I was perusing Georgia College & State University’s website and noticed a link on the News & Events page that read, “Macon Telegraph, April 25, 2010, ‘Finding a job is tough task for new college grads.’” Of course the state of the economy concerns me for my situation, but I think about it for my oldest daughter, Amber, who attends GCSU. I have assumed that the state of the nation will have changed by then, but I must think practically.
If what this article says is true then my daughter, who won’t have her first degree until about 2013/14, needs to start positioning herself and doing the legwork now to ensure her place in the world of the working class. Although some students who are finding it difficult to obtain employment after graduation are choosing to obtain a master’s degree or take jobs outside of their field, but it’s only a Band-Aid to the problem.
And that Band-Aid isn’t sticking well. When today’s graduates apply for jobs they qualify for they’re finding they’re being pushed out of the interview process by more experienced individuals who are currently out of work. Right now our economy is causing a terrible trickle-down effect.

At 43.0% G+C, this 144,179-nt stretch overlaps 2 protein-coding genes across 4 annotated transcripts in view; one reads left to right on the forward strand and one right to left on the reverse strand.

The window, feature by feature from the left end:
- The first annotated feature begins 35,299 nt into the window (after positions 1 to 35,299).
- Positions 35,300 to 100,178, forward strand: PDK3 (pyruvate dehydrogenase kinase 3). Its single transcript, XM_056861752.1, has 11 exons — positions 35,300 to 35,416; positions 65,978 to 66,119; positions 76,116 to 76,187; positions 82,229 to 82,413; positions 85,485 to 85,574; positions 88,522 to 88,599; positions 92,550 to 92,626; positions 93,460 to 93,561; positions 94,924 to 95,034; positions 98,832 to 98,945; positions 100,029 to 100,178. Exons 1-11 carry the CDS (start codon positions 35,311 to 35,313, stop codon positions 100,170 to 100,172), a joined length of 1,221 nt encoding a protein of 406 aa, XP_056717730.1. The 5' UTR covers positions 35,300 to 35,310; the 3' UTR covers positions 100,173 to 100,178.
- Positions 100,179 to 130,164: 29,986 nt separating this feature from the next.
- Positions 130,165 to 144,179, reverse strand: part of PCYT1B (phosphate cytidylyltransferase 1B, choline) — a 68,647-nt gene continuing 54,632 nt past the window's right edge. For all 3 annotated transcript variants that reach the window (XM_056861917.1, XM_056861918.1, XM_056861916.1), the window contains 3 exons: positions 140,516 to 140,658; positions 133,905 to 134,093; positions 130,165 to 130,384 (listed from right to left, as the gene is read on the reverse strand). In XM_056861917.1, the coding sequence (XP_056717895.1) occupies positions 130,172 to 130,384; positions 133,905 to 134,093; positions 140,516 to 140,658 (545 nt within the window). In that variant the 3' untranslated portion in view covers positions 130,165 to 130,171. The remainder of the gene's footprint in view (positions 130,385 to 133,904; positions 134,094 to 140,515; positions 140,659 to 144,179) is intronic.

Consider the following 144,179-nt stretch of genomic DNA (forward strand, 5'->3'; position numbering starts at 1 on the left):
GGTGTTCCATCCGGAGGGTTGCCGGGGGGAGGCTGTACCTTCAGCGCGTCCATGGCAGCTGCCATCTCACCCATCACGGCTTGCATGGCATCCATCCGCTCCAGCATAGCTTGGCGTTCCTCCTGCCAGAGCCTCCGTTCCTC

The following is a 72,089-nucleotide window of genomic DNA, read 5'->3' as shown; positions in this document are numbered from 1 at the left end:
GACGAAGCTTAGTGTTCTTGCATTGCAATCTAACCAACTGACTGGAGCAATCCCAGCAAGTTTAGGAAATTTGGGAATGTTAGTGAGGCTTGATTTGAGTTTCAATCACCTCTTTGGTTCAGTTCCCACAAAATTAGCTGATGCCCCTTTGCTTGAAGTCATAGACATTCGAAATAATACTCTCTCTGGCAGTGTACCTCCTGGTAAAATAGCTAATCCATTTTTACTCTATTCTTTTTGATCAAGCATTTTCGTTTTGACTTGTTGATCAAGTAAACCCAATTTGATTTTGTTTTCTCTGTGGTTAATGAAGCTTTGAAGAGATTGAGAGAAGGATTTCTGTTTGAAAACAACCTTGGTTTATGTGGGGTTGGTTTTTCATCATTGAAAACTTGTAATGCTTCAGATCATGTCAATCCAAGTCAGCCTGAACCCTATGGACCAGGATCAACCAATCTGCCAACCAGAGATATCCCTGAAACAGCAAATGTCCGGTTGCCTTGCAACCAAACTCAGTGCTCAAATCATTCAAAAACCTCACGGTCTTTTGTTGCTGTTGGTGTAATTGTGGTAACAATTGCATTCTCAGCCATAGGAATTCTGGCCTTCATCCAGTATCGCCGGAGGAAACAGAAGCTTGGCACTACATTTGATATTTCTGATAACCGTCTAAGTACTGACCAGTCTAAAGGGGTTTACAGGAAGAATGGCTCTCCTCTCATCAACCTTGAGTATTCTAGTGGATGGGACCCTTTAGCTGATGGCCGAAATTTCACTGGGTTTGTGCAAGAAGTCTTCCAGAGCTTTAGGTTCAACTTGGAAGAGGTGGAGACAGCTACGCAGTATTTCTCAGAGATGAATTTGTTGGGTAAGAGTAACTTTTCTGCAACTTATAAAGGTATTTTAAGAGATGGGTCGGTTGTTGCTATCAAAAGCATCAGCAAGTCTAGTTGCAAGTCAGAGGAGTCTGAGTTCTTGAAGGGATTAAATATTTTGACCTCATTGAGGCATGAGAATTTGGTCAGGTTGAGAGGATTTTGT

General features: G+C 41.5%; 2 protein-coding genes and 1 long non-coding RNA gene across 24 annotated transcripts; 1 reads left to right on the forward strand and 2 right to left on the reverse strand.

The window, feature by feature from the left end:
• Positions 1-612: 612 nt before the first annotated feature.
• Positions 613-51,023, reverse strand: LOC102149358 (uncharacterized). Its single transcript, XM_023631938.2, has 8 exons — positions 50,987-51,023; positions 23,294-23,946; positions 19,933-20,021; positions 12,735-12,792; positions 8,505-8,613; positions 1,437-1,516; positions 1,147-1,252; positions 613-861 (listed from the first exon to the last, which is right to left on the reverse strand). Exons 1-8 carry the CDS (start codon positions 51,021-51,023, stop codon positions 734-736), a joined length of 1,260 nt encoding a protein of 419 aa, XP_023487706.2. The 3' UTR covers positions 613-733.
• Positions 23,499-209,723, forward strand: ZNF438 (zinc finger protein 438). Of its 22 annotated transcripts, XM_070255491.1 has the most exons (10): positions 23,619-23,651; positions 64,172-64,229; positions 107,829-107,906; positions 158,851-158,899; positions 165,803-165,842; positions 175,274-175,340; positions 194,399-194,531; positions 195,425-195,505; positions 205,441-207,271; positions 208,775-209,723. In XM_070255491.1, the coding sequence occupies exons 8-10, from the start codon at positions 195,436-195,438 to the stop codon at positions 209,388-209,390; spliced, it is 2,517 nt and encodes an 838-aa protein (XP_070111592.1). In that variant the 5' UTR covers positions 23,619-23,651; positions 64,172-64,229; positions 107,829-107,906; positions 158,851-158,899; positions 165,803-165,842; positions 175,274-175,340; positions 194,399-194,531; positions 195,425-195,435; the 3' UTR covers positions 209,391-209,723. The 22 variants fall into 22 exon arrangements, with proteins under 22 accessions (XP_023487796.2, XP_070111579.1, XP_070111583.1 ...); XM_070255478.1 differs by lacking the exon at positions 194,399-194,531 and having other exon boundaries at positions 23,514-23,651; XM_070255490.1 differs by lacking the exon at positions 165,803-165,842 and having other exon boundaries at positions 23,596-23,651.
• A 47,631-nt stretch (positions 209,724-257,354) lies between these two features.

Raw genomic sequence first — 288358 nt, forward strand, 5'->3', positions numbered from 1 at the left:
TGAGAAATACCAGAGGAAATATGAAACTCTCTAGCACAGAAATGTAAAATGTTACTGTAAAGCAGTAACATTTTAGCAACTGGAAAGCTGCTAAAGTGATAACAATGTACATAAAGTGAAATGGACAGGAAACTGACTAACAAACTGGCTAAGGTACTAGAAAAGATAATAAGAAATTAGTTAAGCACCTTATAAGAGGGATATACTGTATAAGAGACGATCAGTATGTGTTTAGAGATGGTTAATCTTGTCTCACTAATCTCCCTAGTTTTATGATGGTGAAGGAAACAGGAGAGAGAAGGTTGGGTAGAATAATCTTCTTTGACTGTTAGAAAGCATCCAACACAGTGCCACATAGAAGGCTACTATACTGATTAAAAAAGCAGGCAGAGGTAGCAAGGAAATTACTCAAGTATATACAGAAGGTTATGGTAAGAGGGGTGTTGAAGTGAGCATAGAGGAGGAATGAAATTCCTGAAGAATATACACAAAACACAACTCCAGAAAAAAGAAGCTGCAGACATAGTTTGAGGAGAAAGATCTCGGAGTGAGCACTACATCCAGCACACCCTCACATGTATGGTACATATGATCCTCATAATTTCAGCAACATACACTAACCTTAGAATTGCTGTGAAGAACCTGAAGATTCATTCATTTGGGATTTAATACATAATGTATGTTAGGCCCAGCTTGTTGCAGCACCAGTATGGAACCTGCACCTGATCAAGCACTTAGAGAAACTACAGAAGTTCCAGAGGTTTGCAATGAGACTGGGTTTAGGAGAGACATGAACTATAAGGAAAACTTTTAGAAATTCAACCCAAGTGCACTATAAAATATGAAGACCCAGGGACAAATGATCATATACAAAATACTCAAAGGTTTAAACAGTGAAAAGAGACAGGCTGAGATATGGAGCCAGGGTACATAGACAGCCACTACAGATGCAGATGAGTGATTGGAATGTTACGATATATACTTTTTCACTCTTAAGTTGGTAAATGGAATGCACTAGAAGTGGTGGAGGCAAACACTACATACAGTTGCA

The article recommends two things for graduates to do in order to better position themselves: standing out from the crowd and utilizing short-term opportunities for the long-term pay off. What do our Campus Talk Blog experts have to say about that? Jon Tingley writes about navigating a student affairs placement exchange as well as time management being a number one skill needed.
It is information like this that I’m hoping will improve Amber’s chances of walking into a fabulous J.O.B. when she graduates. Her plan is to continue her education through medical school, but there’s nothing wrong with increasing her chances of career success by taking this advice to heart and implementing it.
Do you think the unemployment rate and job opportunities will get better in the next two to three years?
First-time college mom